Countries whose governments are powerless to some degree or another are called failed states. But even in countries that don’t qualify as failed states, the ability of governments to provide basic services is often severely compromised. Thus, people are often forced to provide their own. This is called the shadow economy, and a recent Foreign Policy magazine report claims that the global shadow economy is worth $10 trillion a year – about one-sixth of the global economy and about equal with the Chinese economy. The report calls the shadow economy the fastest-growing economy in the world.
The shadow economy can have a real impact on the real economy. Take Greece, a particularly salient example Transparency International recently said of Greece, “The black economy is estimated to be as much as a third of Greece’s gross national product with tax evasion costing upwards of US$20 billion a year.” This represents just under half of the Greek government’s deficit.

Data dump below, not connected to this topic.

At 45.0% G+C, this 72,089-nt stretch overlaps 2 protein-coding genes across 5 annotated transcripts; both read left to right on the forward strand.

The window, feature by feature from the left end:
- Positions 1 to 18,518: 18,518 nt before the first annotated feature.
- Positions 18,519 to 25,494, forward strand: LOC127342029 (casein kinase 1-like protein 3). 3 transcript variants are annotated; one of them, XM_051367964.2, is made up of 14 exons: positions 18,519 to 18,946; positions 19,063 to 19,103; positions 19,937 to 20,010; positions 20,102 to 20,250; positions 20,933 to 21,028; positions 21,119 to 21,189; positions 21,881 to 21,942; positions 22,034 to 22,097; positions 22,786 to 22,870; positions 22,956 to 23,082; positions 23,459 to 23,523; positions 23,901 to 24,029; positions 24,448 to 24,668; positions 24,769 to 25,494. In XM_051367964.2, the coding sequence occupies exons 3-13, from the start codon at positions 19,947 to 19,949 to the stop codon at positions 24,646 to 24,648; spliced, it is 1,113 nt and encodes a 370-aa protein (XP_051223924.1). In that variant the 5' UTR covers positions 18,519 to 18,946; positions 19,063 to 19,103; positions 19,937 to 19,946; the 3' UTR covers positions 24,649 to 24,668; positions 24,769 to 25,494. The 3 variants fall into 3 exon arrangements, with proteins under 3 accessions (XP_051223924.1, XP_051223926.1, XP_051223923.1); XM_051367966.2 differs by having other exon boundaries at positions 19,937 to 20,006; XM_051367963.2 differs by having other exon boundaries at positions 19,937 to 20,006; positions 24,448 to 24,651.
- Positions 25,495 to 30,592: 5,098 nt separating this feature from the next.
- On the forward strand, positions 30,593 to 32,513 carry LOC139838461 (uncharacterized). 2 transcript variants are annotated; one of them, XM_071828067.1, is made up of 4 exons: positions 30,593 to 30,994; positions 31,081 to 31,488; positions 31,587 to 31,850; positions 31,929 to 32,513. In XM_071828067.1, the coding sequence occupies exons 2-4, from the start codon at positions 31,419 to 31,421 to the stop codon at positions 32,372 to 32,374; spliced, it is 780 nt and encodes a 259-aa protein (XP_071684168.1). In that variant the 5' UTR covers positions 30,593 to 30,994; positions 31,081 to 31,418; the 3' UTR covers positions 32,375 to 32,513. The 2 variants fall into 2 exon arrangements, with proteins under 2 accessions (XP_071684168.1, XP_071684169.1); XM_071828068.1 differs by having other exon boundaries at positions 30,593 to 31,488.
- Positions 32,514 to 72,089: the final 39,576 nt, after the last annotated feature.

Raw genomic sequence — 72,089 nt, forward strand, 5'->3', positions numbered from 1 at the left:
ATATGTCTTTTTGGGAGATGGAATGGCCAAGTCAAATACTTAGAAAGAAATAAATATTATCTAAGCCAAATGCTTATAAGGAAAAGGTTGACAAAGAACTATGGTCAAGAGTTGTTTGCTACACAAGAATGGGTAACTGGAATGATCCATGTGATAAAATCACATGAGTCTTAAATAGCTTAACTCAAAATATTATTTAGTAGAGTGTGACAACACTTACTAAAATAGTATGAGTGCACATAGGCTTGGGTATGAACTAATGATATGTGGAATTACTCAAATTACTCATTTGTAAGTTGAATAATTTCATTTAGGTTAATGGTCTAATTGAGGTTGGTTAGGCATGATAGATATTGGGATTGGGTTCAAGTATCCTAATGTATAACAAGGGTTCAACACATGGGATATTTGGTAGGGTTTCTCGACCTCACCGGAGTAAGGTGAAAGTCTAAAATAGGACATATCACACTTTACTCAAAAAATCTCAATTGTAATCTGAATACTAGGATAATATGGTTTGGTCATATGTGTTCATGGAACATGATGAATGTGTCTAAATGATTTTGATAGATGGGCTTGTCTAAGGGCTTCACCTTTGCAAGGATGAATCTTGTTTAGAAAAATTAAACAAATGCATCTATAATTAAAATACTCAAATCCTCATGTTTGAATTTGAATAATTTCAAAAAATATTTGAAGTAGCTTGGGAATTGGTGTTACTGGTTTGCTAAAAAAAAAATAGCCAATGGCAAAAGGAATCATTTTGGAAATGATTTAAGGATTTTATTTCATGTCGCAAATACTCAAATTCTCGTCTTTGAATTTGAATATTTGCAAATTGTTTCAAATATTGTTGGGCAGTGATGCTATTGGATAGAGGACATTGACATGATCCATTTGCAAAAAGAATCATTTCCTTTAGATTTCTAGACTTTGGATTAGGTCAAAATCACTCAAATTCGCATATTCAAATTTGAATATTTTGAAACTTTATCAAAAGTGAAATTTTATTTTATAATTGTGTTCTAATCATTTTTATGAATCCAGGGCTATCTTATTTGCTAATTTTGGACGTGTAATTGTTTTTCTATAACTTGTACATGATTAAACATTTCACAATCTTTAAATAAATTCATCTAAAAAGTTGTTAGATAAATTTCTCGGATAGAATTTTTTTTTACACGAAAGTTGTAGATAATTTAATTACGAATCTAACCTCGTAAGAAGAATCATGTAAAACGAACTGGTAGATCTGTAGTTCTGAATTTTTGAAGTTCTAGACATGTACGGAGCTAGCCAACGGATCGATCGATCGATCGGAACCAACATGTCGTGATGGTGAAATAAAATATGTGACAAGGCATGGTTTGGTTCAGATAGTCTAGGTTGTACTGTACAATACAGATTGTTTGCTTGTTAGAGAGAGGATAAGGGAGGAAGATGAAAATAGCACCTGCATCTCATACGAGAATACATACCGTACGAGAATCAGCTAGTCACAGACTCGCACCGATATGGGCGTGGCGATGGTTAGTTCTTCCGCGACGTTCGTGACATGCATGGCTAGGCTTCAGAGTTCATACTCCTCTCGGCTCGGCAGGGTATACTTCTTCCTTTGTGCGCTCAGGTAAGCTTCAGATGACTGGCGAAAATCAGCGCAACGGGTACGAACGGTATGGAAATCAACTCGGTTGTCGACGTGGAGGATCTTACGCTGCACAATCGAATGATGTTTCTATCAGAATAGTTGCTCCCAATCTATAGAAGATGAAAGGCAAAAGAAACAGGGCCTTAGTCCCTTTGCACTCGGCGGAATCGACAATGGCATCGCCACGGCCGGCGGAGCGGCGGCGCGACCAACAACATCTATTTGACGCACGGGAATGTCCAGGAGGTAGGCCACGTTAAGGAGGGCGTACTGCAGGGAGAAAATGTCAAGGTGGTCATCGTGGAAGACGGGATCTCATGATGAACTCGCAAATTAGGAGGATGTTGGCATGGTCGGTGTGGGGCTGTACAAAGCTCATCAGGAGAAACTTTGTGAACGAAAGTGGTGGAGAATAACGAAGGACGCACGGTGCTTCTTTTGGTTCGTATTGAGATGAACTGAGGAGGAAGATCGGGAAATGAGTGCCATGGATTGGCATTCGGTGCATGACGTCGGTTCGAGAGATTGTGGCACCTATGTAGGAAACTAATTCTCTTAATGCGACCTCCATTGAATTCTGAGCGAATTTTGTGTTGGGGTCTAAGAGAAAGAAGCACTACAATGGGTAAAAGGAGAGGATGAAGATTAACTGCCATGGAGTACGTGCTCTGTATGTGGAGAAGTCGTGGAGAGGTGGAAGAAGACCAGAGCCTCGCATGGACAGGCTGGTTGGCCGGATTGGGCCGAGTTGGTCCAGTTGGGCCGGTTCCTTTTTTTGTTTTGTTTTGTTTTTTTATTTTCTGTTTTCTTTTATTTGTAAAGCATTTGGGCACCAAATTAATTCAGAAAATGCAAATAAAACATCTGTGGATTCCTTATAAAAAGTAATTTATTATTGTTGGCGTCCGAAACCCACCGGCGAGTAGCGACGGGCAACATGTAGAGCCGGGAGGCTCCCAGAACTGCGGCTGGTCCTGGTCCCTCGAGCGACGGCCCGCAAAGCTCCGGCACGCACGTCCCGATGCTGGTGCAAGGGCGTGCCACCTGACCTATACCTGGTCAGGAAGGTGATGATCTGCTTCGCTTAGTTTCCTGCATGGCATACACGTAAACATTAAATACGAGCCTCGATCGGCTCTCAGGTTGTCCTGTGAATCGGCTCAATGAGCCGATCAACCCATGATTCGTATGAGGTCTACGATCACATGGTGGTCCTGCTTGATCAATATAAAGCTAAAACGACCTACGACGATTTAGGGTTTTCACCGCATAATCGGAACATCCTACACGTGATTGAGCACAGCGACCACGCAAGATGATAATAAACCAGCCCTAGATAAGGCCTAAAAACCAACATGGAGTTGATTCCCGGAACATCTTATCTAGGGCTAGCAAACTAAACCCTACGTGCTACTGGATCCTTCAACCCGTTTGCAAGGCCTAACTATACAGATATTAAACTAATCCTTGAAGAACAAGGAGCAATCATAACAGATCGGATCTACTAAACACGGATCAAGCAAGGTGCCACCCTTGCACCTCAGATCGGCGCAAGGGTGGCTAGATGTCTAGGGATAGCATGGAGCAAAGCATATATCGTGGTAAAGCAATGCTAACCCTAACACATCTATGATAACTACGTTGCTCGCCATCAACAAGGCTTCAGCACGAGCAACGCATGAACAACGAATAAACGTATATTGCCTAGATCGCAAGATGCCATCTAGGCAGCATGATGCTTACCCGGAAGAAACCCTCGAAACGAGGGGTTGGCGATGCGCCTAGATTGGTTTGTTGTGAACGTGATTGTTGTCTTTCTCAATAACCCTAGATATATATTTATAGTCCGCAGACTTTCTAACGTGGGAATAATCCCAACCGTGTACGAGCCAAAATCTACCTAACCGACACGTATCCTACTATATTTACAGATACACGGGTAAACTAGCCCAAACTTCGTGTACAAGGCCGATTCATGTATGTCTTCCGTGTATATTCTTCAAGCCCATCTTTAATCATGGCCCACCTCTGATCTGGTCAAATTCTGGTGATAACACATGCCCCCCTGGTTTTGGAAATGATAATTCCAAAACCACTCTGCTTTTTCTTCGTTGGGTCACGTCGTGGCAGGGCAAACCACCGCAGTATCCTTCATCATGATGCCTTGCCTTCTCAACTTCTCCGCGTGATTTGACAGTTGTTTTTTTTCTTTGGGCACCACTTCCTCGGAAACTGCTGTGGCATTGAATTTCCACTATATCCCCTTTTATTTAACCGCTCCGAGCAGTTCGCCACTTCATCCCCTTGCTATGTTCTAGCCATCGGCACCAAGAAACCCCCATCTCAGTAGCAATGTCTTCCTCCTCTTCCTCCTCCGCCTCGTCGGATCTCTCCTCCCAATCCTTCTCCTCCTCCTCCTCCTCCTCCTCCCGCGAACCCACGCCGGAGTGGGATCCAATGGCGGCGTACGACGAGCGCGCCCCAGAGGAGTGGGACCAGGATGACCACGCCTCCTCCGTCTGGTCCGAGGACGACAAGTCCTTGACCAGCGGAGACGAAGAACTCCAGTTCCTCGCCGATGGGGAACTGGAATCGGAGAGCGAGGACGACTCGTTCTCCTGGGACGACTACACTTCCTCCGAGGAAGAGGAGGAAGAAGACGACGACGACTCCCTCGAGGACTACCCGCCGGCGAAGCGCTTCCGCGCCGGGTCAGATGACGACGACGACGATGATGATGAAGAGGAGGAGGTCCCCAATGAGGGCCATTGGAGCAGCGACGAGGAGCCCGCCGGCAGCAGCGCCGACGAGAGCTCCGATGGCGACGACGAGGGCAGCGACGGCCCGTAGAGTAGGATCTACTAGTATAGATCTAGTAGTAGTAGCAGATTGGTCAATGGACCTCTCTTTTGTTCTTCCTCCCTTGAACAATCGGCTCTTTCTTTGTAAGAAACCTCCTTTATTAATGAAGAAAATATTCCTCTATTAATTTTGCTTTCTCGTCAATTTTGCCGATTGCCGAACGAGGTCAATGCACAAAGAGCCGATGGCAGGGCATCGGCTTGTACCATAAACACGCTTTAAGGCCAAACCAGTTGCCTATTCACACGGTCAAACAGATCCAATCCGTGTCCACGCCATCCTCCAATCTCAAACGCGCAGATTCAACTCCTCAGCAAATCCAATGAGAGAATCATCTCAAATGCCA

The shadow economy is also a place where organised crime thrives. Today, The Age reports that about US$2 trillion of criminal money is laundered worldwide every year, according to the United Nations. In his 2009 book McMafia, tracing the outlines of globalised organised crime, Guardian journalist Misha Glenny estimated that organised crime accounts for about 15% of the global economy – or about US$9 trillion a year.
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